Printmaker Alison Headley on fairies, salt and pepper and how lino stole her heart

Printmaker Alison Headley on fairies, salt and pepper and how lino stole her heart

This week, we had the pleasure of interviewing printmaker Alison Headley, lover of lino and a muted palette. Alison is a full-time artist based in Middlesex and her prints often contain portraits of women with mythical touches such as fairy wings and incy wincy spiders. Alison is preparing for two exhibitions this year, so we thought it was the perfect time to catch up with her and see what she's working on.

Hi Alison, what are you working on at the moment?

A couple of things, I usually have several images on the go at one time. I always normally have artworks that are only yet sketched or even still floating around my head, waiting to be let out.

However, at this very moment I'm focusing on a still life of my favourite plants, which I'm combining with pattern. This piece is at the cutting stage and should be completed in a few weeks.

What made you decide to be an artist?

Like lots of creative people, I have always loved art and drawing since I was able to hold a pencil. However, it unfortunately took me many years of working in uncreative jobs to finally arrive at the point that I am at today.

The birth of my daughter and returning to the UK from Italy which had been my home for 20 years were the catalysts that spurred me on to change career path. I figured that if all these massive changes were happening in my life anyway, then I might as well go for the complete package. And so I finally began to proactively look at ways that I could turn what had been just a passionate hobby, into a proper career.

Now I try to manage being a mum and an artist, by using every spare minute that I have free to make as much art as I can. This for me, I suppose is the closest I can get to being a full time artist!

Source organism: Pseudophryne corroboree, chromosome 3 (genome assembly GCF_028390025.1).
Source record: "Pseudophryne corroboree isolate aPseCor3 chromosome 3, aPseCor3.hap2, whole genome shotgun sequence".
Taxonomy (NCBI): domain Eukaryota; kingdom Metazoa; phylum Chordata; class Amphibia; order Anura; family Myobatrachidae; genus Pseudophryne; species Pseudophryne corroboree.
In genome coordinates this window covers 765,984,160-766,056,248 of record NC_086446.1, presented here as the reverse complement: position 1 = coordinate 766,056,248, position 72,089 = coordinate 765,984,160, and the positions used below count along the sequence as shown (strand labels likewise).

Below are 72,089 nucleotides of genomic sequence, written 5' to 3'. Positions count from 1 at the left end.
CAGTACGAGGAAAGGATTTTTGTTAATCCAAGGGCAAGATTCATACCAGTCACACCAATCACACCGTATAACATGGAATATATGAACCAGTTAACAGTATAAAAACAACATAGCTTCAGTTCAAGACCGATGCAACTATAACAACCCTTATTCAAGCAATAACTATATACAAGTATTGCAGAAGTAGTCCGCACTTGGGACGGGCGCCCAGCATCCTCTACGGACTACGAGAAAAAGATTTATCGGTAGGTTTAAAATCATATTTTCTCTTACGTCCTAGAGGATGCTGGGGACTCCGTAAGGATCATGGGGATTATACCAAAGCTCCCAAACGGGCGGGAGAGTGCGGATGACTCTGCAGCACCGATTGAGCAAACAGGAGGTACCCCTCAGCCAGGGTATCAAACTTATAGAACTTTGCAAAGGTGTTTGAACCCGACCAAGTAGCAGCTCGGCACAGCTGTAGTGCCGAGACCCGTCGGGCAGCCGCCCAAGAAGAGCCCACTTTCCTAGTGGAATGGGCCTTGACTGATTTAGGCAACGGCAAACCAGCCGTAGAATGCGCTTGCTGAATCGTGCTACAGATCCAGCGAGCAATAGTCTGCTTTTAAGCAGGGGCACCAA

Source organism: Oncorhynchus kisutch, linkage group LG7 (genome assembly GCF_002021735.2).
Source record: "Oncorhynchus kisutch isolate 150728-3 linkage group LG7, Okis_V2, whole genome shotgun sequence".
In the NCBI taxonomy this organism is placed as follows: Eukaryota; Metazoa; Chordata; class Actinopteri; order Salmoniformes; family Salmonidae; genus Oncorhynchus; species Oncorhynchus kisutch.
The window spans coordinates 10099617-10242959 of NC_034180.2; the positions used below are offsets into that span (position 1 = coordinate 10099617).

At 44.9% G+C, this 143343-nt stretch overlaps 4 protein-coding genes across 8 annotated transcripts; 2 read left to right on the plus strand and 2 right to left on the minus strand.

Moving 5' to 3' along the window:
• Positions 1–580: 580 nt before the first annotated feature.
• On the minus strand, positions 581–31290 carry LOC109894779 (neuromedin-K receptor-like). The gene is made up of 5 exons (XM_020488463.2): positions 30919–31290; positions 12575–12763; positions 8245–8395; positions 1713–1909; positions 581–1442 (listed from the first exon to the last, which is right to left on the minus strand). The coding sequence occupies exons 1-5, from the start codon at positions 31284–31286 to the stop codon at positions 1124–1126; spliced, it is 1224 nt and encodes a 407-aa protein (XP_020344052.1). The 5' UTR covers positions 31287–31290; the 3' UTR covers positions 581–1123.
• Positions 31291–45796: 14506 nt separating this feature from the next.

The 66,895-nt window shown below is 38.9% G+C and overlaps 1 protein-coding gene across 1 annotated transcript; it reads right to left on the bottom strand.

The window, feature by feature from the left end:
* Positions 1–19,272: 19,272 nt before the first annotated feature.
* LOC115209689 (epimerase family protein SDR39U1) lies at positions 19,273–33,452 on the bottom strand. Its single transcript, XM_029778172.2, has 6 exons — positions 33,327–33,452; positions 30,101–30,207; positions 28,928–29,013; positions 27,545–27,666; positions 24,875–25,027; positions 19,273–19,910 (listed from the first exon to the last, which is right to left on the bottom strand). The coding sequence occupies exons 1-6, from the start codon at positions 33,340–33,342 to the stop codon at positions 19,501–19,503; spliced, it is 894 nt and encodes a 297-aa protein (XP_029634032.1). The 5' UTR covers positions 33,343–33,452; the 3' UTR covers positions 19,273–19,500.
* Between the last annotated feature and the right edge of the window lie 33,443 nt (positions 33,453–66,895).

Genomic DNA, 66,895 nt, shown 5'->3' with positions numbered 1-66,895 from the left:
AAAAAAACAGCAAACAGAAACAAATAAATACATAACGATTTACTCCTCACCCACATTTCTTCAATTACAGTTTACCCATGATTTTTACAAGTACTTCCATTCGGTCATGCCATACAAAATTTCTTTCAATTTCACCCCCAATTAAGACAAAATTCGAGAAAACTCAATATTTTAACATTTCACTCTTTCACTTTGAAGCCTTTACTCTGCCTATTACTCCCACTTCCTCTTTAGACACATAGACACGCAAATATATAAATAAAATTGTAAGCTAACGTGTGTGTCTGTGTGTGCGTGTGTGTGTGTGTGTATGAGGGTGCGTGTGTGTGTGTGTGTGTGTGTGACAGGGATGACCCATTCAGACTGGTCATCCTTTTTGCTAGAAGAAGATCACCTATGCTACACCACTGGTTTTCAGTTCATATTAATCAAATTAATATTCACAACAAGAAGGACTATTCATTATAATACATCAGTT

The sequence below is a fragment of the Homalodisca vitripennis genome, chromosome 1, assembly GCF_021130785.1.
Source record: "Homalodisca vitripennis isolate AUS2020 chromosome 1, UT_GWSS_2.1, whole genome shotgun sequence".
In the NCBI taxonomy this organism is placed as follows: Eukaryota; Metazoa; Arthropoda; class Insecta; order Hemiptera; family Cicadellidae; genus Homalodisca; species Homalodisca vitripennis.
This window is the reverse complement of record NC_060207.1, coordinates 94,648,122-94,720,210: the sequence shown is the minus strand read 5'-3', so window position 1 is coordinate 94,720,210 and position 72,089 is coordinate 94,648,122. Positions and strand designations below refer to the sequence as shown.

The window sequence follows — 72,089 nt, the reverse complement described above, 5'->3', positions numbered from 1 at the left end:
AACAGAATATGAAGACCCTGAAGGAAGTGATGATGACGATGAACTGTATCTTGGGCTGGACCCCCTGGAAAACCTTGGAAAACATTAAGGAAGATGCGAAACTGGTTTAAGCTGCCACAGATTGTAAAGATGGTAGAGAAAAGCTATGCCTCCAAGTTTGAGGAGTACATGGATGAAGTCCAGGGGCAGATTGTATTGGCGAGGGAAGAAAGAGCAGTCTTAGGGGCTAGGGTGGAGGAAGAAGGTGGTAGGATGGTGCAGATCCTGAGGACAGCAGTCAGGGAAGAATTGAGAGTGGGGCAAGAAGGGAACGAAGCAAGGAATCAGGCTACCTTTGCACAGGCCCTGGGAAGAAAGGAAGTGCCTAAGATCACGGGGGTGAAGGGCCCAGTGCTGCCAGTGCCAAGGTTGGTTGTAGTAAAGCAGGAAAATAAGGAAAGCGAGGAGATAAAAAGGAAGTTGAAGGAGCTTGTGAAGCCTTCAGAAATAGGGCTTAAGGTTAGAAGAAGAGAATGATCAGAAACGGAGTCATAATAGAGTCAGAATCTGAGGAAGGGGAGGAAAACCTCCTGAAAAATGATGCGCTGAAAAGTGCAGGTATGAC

You describe lino printing as being the perfect medium for you, what is it about it that you love?

That's a difficult one to answer. Although I have always drawn and painted, I always felt that something was missing in my finished paintings or illustrations. I felt that there was a certain quality or dimension that was lacking in whatever I worked on, like a dish of food without salt or pepper. Now that I work with lino, I feel as though the the seasoning has been added to my artwork.

How did you discover lino?

I discovered lino printing soon after I moved to England, just over 4 years ago. There was an 'Open Studio' event in my local area and I went along to a workshop held by a printmaker in her studio. She introduced me to drypoint printing, which I really enjoyed so I looked into evening courses in general printmaking, and found one nearby that taught an array of printmaking techniques. Before I actually carved into any lino we spent months etching, screen printing, drypoint printing and creating collographs. The last technique we were introduced to was lino printing and I fell in love with it!

Have you revisited any of those techniques?

For the moment I'm too absorbed and obsessed with experimenting with lino printing, but I would like to try to combine screen printing and lino at some point.

Are there any particular themes you like to explore through your work?

I am drawn to the unusual, the slightly dark and the strange. I love thinking up ways to introduce a quirk to my image, such as adding butterfly wings to a fashionable Parisian girl or spiders to the neck of a hiding woman. Just a few examples of the peculiarities you can find in my work.